I follow a blog called Saturday Morning Breakfast Cereal. The name is funny, but they have some really good cartoons about science and research that may hit home with some people. Check this one out regarding the peer review process and journals.
Book Review: Evaluating Research in Academic Journals: A Practical Guide to Realistic Evaluation (Pyrczak & Tcherni-Buzzeo, 2019)
I’m back! I’ve taken off a few months to read, recharge, and frame some study proposals with colleagues. I have a lot of things in the hopper…
During my break, I had a chance to help a PhD student graduate. It took some heavy lifting (another blog post by itself), but he made it! During my discussion with the emerging scholar, he asked me a question –
Which books do you own that could help me?
Hmmm…I have many, but let me start a list.
First up: Evaluating Research in Academic Journals: A Practical Guide to Realistic Evaluation
The most recent 7th Edition is written by Maria Tcherni-Buzzeo of New Haven University and pays homage to the originator of the book, the late Fred Pyrczak (1945-2014). The authors focus on how to read everything from Abstracts, Introductions, and Literature Reviews through the Analysis and Results section, ending in the Discussion section. In a checklist/rubric format, the book provides items (with example narrative in most places) such as –
- Are primary variables mentioned in the title? (p. 17)
- Does the introduction move from topic to topic instead of from citation to citation? (p. 43)
- If the response rate was low, did the researcher make multiple attempts to contact potential participants? (p. 67)
- If any differences are statistically significant but substantively small, have the researches noted they are small? (p. 123)
There are also specific sections in QUAN, QUAL, and MM research, which I have found invaluable.
This book is great for emerging scholars as they can apply it to learn how to critique academic research. It’s also great for chairpersons and people like me that critique research all day. It’s a must read (and buy!).
Keyword search vs Abstract search…
The purpose of placing keywords in an abstract is to allow a search engine or another researcher to easily identify main topics in your research. For additional thoughts, see link and link.
As I continue digging through doctoral studies to identify patterns of concern or mistakes, I began reviewing studies from a University that uses a case study method for many students. I’ve identified problems in case studies here and here. I wanted to quickly see how many times the phrase “case study” appeared as a keyword or phrase. Using the R library tidyverse, and two commands (str_detect and table), I found only 4 instances in the keywords:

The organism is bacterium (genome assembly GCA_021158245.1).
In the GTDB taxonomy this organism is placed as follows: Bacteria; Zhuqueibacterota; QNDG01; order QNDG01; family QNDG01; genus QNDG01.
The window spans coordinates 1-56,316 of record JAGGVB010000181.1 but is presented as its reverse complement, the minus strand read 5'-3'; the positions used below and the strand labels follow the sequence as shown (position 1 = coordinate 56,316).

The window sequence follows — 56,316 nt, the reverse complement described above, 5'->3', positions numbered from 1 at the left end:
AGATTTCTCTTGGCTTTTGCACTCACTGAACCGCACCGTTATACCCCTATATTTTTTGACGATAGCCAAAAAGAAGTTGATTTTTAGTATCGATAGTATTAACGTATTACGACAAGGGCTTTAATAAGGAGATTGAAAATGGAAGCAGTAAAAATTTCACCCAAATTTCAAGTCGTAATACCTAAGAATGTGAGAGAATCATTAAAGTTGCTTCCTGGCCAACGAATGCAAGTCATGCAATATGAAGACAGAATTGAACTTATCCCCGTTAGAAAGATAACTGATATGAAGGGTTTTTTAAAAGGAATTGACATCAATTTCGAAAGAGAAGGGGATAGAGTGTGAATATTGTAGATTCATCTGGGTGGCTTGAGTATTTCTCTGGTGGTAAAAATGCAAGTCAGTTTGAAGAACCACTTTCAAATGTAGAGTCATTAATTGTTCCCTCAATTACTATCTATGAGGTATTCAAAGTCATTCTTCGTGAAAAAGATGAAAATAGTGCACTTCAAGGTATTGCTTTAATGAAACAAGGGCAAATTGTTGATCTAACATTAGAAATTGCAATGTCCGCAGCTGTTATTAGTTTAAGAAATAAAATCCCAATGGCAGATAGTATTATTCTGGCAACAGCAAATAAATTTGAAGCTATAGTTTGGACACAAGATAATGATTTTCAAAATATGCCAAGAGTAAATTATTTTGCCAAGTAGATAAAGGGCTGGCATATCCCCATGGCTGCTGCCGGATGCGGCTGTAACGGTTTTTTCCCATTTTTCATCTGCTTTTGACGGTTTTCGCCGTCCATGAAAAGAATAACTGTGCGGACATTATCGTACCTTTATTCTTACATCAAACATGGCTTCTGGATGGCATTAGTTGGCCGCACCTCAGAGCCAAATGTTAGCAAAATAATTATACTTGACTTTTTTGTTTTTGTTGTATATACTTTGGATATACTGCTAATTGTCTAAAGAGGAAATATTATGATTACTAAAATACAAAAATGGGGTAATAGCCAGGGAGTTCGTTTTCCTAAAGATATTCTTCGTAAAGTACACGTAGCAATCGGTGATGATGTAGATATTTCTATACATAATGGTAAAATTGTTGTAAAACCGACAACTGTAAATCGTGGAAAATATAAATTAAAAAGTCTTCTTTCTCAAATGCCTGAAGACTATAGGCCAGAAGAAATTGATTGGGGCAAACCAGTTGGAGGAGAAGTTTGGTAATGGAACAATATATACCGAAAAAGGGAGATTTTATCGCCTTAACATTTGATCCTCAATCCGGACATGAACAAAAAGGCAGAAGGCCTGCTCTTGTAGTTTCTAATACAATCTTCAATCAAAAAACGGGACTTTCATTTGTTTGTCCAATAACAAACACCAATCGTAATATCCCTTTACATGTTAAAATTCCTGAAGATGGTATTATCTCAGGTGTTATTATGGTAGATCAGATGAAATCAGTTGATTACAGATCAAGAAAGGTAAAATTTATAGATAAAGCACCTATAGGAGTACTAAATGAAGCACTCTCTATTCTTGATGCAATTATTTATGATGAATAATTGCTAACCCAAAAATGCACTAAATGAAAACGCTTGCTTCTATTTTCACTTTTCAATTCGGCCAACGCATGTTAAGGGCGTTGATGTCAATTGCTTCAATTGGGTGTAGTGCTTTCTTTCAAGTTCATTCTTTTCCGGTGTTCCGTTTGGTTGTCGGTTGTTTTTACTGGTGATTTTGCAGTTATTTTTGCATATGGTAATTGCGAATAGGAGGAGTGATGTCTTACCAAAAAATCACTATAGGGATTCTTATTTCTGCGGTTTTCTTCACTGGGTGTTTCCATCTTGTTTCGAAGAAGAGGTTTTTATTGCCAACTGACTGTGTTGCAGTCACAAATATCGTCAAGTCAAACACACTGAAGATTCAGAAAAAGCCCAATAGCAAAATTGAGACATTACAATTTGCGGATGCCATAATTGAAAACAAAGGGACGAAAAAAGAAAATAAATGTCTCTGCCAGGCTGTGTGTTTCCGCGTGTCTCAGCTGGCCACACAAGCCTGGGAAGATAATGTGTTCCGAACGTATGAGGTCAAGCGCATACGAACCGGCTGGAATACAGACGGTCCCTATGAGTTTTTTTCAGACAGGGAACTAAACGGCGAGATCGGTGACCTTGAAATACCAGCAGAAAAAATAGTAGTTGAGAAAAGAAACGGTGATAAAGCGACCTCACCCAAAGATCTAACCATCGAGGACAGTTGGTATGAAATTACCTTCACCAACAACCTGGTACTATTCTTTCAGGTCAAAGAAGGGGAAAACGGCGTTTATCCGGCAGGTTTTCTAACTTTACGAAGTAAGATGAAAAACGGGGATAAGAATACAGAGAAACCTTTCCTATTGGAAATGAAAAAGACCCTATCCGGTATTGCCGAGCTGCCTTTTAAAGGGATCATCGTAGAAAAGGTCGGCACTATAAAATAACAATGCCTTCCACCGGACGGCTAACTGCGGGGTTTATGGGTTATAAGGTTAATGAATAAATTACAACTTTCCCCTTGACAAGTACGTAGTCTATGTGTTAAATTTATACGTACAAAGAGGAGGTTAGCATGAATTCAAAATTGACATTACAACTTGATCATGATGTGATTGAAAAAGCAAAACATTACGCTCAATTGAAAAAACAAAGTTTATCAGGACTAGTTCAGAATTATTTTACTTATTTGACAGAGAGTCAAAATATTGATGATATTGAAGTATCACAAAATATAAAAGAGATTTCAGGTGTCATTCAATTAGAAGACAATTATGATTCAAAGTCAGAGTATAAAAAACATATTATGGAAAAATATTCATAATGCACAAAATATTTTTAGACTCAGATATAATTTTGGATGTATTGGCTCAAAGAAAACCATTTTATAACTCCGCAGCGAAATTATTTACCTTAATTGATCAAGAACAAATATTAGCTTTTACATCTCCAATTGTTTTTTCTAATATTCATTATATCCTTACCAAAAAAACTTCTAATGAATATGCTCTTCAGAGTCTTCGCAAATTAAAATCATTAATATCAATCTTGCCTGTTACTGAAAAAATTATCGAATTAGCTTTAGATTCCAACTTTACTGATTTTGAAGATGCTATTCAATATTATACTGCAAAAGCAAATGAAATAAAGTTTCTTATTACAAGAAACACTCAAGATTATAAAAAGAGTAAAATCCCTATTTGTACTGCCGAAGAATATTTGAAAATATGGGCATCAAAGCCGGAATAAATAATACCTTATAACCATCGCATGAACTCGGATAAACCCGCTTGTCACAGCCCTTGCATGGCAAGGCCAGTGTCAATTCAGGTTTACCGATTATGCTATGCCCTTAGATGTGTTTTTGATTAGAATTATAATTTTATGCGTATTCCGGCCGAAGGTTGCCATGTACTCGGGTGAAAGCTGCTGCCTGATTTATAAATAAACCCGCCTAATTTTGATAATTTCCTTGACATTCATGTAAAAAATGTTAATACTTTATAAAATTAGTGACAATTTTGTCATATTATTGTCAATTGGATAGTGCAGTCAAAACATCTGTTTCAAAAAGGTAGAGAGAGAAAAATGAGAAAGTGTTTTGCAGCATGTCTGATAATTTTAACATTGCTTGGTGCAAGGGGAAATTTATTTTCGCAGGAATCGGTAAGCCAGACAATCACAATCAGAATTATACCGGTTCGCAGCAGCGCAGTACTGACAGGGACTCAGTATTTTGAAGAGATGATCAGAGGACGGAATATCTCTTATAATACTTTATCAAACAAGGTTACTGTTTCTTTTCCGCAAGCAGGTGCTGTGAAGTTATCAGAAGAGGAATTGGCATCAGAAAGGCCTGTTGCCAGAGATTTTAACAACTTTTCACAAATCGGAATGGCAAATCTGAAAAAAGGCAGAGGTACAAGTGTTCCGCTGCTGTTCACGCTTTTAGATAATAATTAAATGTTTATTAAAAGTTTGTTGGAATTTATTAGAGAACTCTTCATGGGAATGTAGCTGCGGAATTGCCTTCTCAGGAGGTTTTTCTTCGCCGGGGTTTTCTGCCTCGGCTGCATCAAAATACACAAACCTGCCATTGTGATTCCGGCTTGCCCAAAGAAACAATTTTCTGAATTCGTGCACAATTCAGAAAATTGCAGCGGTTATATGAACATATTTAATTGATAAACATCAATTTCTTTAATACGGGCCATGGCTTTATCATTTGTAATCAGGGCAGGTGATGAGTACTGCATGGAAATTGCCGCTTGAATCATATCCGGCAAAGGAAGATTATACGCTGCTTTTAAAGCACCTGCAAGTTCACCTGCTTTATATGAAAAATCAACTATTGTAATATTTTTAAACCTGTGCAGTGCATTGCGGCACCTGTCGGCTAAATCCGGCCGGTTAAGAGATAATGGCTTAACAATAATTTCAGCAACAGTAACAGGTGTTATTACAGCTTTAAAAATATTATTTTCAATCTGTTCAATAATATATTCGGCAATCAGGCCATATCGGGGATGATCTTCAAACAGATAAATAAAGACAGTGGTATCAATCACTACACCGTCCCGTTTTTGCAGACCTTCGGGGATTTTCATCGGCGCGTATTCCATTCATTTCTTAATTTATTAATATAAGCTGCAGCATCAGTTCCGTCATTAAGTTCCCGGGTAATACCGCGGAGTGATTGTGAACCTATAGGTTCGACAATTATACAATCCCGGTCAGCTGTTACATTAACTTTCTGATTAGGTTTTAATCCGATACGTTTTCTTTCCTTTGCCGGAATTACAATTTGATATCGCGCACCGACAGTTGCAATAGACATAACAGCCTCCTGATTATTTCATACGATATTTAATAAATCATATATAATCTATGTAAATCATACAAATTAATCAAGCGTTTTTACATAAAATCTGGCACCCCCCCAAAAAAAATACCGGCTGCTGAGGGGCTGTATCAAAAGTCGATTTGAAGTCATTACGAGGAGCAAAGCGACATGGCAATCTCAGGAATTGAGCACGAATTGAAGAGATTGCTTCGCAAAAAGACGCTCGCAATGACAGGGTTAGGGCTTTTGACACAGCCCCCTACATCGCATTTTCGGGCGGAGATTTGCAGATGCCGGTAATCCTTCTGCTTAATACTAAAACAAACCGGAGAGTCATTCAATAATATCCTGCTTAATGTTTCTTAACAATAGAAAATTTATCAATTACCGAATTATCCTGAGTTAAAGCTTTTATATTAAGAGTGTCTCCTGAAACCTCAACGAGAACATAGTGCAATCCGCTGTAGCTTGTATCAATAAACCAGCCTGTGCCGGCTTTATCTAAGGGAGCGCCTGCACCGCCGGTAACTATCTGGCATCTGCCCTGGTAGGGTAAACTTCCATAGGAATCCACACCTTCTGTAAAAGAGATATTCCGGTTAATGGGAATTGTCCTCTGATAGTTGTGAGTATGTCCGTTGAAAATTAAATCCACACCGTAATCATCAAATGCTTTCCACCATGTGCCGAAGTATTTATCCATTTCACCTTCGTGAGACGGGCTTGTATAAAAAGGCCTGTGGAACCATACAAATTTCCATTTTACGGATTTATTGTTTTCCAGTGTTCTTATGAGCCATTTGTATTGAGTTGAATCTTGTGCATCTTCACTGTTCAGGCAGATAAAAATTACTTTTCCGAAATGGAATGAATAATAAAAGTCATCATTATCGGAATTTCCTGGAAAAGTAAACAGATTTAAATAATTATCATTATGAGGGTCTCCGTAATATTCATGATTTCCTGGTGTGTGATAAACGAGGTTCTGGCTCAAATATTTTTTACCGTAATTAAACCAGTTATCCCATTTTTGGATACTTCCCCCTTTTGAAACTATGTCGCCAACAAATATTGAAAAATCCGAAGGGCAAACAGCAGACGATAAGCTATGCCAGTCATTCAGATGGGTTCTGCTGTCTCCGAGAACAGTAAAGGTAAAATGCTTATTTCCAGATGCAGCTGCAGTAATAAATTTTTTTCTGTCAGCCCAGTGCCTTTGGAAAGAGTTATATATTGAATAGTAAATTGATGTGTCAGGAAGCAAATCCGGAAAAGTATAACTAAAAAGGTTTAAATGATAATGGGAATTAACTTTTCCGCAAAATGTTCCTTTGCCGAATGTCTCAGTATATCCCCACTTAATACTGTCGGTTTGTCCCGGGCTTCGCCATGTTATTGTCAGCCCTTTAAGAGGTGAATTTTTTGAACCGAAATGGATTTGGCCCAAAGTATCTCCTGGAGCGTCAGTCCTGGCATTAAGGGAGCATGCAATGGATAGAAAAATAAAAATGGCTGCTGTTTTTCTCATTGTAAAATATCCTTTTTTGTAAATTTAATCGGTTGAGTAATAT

library(tidyverse) str_detect(selected_university$keywords, "case study") %>% table() . FALSE TRUE 233 4
However, when I searched for the same string in the Abstract, I found 215 instances.
str_detect(selected_university$abstract, "case study") %>% table() . FALSE TRUE 22 215
This tells me that a specific research design is deemed not important enough to place as a keyword phrase. No problem.
Student Note: Don’t rely on keywords for finding similar types of research designs.
It also tells me that 90% of this University’s DBA graduates in 2019 used the same research design. Did I hear somebody say formulaic?
In writing about formulaic papers in organizational research, Alvesson and Gabriel wrote –
Formulaic papers are the products of a sequence of interrelated codified and standardized practices that involve formulaic research, a formulaic editorial process, formulaic reviewing, and more generally, formulaic mind-sets, that is, formulaic ways of thinking about what constitutes scholarship. Reliance on a formula is in itself not detrimental to quality, especially if the formula has yielded good results in the past. As we shall see presently, however, slavish adherence to formula renders researchers oblivious to potentially interesting possibilities that exist outside the formula,Alvesson & Gabriel, 2013, p. 247 (emphasis added)
eliminating the scope for serendipity and accidental discovery that have long been crucial factors in
scientific discovery and technological innovations
I don’t have a problem with writing templates or standardized statistical approaches, but when 90% of a University’s doctoral studies relate to case study methodology, and issues have been identified in research from that University relating to the framing and execution of the case study method, what does that say about the quality of the formula?
Alvesson, M., & Gabriel, Y. (2013). Beyond formulaic research: In praise of greater diversity in organizational research and publications. Academy of Management Learning & Education, 12(2), 245-263. https://doi.org/10.5465/amle.2012.0327
When the first interview question equals the research question, why ask for more information?